The Social Network remains not only the best film that was released in 2010 but it’s also one of the greatest films to ever be made. When The Social Network first hit theaters in October 2010, nobody could predict what would become of Facebook. The social media platform may be a great way to stay in touch with friends and family but it’s so much more than that. Listen, all the platforms have their issues. …"The Social Network: A Classic For The Ages"
Hotel Mumbai basically serves as a reenactment of the awful terrorist attack that fell upon the city of Mumbai in November 2008. For one waiter, Arjun (Dev Patel), he started off his day by running late and getting chewed out by head Taj Mahal Palace Hotel chef Hemant Oberoi (Anupam Kher) for wearing the wrong pair of shoes. The kitchen is under an insane amount of stress with the rival of David (Armie Hammer) and Zahra…"Hotel Mumbai feels like Exploitation"
The spotlight is on Supreme Court Justice Ruth Bader Ginsburg in On the Basis of Sex as the future justice begins her fight against gender discrimination. A lot of what gets covered in this film was also covered in the Solzy Award-winning documentary, RBG. This makes so much of the film feel rather redundant to say the least. I won’t lie in that I questioned why would someone want to watch a biopic when one…"On the Basis of Sex: A Conventional Biopic At Best"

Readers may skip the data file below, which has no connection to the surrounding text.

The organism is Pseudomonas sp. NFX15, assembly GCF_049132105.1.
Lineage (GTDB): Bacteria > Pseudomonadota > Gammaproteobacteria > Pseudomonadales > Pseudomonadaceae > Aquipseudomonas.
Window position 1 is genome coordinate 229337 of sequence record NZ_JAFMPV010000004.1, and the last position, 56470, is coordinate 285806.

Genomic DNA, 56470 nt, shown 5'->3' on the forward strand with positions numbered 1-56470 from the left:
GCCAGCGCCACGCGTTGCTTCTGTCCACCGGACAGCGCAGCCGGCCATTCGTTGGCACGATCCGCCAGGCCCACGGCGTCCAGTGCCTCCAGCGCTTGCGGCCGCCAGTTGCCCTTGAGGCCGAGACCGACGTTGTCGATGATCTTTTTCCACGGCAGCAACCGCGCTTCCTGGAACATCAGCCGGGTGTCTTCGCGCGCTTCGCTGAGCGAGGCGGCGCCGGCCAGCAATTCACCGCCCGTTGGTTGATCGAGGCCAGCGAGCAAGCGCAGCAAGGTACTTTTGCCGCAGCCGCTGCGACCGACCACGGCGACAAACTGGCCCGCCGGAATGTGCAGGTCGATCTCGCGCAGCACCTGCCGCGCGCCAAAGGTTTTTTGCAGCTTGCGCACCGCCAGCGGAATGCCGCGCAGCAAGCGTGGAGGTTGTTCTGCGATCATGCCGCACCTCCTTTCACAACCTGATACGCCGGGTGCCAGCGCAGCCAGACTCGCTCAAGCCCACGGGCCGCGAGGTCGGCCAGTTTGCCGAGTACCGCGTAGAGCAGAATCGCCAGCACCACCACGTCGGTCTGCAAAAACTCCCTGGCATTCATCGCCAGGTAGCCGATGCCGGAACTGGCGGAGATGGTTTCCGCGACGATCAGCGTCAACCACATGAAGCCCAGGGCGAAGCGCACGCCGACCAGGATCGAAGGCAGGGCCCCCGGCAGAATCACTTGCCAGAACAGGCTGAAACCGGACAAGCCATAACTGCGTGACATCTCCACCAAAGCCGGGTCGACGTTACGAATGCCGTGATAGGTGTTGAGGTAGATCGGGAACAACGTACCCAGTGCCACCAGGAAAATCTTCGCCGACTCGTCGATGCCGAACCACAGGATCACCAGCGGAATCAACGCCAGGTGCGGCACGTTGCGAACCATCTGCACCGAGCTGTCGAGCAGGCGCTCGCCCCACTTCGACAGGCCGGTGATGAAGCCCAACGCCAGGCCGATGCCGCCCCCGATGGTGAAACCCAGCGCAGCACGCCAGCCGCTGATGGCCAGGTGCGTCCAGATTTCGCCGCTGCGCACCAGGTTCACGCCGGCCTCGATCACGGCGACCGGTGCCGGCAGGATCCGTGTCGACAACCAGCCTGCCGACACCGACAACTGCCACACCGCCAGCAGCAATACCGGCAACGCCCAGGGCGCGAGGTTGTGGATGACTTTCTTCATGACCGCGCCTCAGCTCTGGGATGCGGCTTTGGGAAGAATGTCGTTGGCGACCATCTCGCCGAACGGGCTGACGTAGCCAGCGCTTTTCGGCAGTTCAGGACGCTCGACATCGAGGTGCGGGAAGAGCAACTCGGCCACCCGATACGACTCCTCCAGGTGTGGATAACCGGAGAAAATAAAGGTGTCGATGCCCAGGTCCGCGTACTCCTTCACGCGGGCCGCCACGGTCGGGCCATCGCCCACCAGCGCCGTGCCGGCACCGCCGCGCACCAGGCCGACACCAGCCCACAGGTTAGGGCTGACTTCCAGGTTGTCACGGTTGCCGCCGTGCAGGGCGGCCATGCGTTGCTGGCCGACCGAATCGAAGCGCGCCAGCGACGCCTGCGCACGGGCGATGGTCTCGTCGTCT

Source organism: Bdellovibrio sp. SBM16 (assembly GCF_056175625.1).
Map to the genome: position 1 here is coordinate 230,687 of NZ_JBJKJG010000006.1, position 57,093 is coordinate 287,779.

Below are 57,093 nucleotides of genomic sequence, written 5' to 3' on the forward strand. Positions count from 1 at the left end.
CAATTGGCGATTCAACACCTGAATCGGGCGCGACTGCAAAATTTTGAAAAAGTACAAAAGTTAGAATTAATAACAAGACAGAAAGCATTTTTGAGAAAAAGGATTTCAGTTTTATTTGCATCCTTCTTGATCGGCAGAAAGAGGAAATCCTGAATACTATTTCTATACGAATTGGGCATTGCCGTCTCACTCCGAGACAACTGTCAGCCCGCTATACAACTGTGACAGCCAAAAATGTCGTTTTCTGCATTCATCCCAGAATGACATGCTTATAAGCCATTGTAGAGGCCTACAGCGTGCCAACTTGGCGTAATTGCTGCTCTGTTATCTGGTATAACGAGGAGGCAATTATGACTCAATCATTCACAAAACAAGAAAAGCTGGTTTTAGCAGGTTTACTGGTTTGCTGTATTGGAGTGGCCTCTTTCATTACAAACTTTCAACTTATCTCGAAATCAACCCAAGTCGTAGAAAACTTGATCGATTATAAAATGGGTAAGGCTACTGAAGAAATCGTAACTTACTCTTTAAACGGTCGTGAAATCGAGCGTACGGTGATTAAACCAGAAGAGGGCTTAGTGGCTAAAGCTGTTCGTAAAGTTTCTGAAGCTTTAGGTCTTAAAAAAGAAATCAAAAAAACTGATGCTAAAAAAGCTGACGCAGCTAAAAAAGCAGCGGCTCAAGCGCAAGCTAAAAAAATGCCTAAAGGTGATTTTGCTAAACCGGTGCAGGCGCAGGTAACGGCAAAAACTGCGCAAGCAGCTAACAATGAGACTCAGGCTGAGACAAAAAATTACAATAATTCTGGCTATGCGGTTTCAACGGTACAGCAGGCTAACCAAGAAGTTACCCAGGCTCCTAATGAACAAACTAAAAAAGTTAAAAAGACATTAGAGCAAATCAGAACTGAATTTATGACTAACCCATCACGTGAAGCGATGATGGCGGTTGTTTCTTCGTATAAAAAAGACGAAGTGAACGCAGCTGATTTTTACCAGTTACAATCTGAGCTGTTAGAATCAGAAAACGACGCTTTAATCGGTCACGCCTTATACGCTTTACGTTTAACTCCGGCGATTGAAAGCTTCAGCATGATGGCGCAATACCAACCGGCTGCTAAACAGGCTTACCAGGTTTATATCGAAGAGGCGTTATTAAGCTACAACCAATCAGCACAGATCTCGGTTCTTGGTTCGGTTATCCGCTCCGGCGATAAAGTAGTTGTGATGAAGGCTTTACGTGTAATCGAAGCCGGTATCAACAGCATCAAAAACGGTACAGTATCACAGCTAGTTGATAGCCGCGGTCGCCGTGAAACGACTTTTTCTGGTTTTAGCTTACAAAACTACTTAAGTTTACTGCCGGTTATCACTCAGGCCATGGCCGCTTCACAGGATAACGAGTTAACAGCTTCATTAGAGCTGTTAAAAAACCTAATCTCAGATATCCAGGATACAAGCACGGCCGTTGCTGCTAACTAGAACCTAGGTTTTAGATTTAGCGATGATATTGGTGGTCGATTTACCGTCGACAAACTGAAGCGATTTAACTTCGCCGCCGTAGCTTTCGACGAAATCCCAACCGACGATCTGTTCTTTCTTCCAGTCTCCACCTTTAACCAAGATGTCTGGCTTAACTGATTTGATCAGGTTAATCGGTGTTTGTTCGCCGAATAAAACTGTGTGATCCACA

Boots Riley’s Sorry To Bother You, one of the most buzzed about films at the 2018 Sundance Film Festival, is one of the best feature debuts during the fest. The star-studded cast of Lakeith Stanfield, Tessa Thompson, Armie Hammer, Terry Crews, Steven Yeun, Omari Hardwick, Jermaine Fowler, and Danny Glover was one of the few films that showcased diversity with POC in leading roles. Much in the same vein as last year’s hit film, Get Out, Sorry…"Sorry To Bother You is Wild and Bonkers"
Final Portrait is a character study that takes us into the mind of what an artist goes through as they work to perfect their work. It’s the latest directorial offering from Stanley Tucci. The camera framing is absolutely beautiful with its handheld movements. Through his direction, Tucci makes some wise choices early on to hide the portrait of James Lord (Armie Hammer) even if audiences would beg for even just a glimpse of the master…"Final Portrait: A Character Study"